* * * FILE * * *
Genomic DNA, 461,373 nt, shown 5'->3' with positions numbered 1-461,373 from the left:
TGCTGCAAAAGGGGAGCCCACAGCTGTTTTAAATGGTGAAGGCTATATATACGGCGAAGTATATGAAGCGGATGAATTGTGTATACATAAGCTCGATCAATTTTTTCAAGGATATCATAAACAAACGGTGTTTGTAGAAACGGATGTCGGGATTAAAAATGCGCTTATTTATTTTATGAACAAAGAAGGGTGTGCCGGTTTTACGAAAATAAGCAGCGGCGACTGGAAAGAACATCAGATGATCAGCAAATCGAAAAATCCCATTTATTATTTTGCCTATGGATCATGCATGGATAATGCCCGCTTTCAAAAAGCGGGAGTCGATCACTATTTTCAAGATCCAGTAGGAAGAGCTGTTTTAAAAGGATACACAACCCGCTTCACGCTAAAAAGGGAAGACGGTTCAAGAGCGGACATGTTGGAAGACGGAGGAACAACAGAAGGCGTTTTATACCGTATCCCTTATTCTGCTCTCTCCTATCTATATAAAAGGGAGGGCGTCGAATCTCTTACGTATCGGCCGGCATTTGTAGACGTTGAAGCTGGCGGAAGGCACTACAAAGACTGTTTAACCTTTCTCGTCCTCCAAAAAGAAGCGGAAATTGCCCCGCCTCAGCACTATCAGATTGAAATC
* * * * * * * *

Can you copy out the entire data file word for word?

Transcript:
Genomic DNA, 461,373 nt, shown 5'->3' with positions numbered 1-461,373 from the left:
TGCTGCAAAAGGGGAGCCCACAGCTGTTTTAAATGGTGAAGGCTATATATACGGCGAAGTATATGAAGCGGATGAATTGTGTATACATAAGCTCGATCAATTTTTTCAAGGATATCATAAACAAACGGTGTTTGTAGAAACGGATGTCGGGATTAAAAATGCGCTTATTTATTTTATGAACAAAGAAGGGTGTGCCGGTTTTACGAAAATAAGCAGCGGCGACTGGAAAGAACATCAGATGATCAGCAAATCGAAAAATCCCATTTATTATTTTGCCTATGGATCATGCATGGATAATGCCCGCTTTCAAAAAGCGGGAGTCGATCACTATTTTCAAGATCCAGTAGGAAGAGCTGTTTTAAAAGGATACACAACCCGCTTCACGCTAAAAAGGGAAGACGGTTCAAGAGCGGACATGTTGGAAGACGGAGGAACAACAGAAGGCGTTTTATACCGTATCCCTTATTCTGCTCTCTCCTATCTATATAAAAGGGAGGGCGTCGAATCTCTTACGTATCGGCCGGCATTTGTAGACGTTGAAGCTGGCGGAAGGCACTACAAAGACTGTTTAACCTTTCTCGTCCTCCAAAAAGAAGCGGAAATTGCCCCGCCTCAGCACTATCAGATTGAAATC